UPDATE Controversy over homeless plan in residential area

UPDATE: We understand that this planning application is being withdrawn. We are happy to point out that the Restore charity rents an office at the Gateway Church premises on Front Street but is otherwise not connected with that organisation.

Councillors on 6th June will consider a planning application to convert a property in St Stephens Road into homeless accommodation.  

Four bedrooms in the semi-detached property will be let to individuals who are judged to be currently homeless. The application is associated with the Gateway Church in Acomb and is part of their “Restore” programme

St Stephens Road

It is unclear from where the clientele, intended to be accommodated there, will come from. A few years ago, a similar application to provide accommodation for former offenders in a property in  Tithe Close also raised concerns.

Several residents have objected to the plan which involves declaring the property a “House in Multiple Occupation” (HMO). HMOs have a long history of controversy in parts of York with family accommodation being converted to meet the demands of the City’s burgeoning student population.

Maintenance issues prompted the Council a few years ago to specify the maximum proportion of HMOS that there could be in a neighbourhood. This was an attempt to retain “balanced” communities”.

The number of HMOS in the St Stephens Road area – which is some distance from the nearest higher education facility – is not an issue. There is only one other property nearby which has the designation.

Rather residents concerns have focused on the transient nature of the likely occupants of the  property. They are concerned that few will stay long enough to become integrated into, what is, a tight knit community.

Of course, we will never “solve” the problem of homelessness if permanent accommodation options are not made available to those who fall on difficult times. So, initiatives like these are generally to be welcomed.

The charity operates outside the direct control of the local authority and therefore has a responsibility to be accountable to the local community.

The effectiveness of their management and communications is likely to be under scrutiny if the planning application is – as expected – approved.

Residents can attended and register to speak at the meeting taking place on 6th June.

New licensing rules for houses in multiple occupation


New national licensing conditions for houses in multiple occupation (HMOs) are being brought into effect which could improve the quality of accommodation provided in York.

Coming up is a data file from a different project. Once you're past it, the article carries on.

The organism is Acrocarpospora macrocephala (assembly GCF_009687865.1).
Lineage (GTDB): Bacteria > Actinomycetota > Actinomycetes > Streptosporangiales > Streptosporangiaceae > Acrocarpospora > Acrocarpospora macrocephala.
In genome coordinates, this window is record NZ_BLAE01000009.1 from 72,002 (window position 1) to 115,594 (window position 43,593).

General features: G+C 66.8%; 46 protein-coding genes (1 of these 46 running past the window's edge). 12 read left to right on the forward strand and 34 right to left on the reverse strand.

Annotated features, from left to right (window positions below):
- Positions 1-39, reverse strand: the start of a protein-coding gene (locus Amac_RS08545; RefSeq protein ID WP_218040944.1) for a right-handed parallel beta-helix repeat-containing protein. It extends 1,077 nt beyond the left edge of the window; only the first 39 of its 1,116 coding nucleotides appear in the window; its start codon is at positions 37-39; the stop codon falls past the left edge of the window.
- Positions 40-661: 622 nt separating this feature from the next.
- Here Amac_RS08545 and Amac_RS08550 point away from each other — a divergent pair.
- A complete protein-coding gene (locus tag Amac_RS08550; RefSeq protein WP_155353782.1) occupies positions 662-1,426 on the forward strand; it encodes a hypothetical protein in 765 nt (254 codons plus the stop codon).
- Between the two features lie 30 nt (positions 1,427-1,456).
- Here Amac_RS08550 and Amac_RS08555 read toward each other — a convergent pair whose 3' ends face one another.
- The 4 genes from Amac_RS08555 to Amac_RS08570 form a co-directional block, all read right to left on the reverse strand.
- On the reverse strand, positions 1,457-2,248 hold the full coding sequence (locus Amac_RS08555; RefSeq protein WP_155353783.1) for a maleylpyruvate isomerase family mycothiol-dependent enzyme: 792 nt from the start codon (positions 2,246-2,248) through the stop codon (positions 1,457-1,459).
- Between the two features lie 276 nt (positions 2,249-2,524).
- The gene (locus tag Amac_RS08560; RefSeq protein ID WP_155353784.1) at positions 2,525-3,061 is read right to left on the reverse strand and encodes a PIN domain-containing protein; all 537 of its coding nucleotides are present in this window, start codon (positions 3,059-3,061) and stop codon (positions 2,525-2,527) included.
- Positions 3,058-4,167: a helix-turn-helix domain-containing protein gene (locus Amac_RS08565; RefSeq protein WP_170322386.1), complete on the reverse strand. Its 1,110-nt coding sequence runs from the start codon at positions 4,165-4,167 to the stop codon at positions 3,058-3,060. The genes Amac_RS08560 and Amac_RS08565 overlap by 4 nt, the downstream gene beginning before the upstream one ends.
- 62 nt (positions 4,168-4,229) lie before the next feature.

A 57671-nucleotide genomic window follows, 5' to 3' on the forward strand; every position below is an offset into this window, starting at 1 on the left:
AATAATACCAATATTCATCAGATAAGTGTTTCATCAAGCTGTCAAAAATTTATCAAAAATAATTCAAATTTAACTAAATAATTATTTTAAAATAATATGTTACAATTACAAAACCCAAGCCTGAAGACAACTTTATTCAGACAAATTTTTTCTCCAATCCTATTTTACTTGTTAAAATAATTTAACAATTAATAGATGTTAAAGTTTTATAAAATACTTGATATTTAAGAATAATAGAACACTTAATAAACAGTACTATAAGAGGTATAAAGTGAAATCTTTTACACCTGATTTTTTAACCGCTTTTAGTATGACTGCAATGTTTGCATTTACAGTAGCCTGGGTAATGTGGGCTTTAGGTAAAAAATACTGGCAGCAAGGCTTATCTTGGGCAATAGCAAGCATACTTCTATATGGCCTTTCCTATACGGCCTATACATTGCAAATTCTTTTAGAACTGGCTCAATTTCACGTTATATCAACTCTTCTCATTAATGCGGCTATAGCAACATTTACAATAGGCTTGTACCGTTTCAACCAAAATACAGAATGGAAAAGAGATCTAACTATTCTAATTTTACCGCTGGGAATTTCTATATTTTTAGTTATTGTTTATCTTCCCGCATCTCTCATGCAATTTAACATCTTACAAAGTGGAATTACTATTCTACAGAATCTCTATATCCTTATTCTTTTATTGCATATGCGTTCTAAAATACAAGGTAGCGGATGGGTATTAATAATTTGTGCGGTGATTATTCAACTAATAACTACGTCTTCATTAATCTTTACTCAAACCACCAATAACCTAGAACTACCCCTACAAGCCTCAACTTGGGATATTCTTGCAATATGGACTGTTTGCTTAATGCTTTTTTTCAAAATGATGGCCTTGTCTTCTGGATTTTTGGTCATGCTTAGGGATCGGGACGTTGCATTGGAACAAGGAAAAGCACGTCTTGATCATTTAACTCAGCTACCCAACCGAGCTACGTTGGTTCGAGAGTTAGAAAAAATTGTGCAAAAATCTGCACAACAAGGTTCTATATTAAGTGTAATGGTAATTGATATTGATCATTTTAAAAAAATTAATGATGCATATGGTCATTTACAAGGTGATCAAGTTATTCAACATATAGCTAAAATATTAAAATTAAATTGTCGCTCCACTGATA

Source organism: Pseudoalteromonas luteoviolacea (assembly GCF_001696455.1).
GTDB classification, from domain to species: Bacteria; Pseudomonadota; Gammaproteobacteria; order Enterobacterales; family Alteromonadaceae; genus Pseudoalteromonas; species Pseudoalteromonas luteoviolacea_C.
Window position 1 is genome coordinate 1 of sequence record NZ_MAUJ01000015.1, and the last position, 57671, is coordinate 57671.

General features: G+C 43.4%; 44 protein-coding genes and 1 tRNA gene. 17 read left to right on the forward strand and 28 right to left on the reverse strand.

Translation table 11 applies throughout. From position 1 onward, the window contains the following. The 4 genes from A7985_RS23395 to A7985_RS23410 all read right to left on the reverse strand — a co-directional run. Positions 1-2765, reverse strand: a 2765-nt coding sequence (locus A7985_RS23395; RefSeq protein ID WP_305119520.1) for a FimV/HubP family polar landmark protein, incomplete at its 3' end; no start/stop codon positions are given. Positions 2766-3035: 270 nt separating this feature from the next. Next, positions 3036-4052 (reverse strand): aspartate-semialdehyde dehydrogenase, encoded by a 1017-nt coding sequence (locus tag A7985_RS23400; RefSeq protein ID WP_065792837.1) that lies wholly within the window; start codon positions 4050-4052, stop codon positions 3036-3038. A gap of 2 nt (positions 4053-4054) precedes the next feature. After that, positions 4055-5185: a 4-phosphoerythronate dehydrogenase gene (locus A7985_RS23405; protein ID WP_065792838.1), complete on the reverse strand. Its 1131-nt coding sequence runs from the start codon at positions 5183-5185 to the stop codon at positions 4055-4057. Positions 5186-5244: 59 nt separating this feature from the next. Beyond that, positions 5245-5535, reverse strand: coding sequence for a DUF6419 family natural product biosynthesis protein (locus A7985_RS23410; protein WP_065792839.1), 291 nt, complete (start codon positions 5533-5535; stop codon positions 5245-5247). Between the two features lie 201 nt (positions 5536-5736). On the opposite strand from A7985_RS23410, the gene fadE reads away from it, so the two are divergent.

A council motion on 26 October 2017 requested a review of evidence supporting the case for extended licensing. A report being put to senior councillors on 15 March, outlines the government’s recommendations and asks if there is a case to extend licensing locally through an additional, discretionary HMO licensing scheme.

The government’s changes relate to a national scheme which, subject to parliamentary approval, proposes to:

  • extend mandatory licensing to all HMOs – other than those converted pre 1991 and flats in larger, purpose-built blocks – that are occupied by five or more persons in two or more separate households
  • Introduce mandatory conditions for the minimum sleeping room sizes and maximum number of occupants in all licensed HMOs
  • Introduce a mandatory condition to provide refuse storage facilities.

Details of the scheme will be announced before it becomes law on 1 October 2018. Then, evidence on the legislation’s impact will be assessed to consider the need for an enhanced, local scheme.”


Student housing under review

City of York Council’s third, five-year Houses in Multiple Occupation (HMO) licensing programme is to be considered at Executive Member for Housing and Safer Neighbourhoods on 16 December.

The programme aims to further improve the sector by ensuring that homes meet expected standards and are well-managed, and the session will also consider streamlining and making the scheme more cost effective.

The first two schemes operated from 2006 and 2011. The new scheme that will run from 2016, is proposed to have a new condition: licence holders must demonstrate that they have the required up-to-date knowledge and skills to operate a HMO. They should be able to show that they have attended, as a minimum, a one-day professional development course provided by the council, or alternative courses which have been recognised by the council as meeting the necessary standards.

Houses in Multiple Occupation -change proposed


The York Council’s Local Plan Working Group will be asked to note and approve the findings from a comprehensive review which highlights some of the challenges facing the shared housing sector in York

The Council has issued the following media release which outlines how they are likely to restricted the number of “shared” houses in particular areas.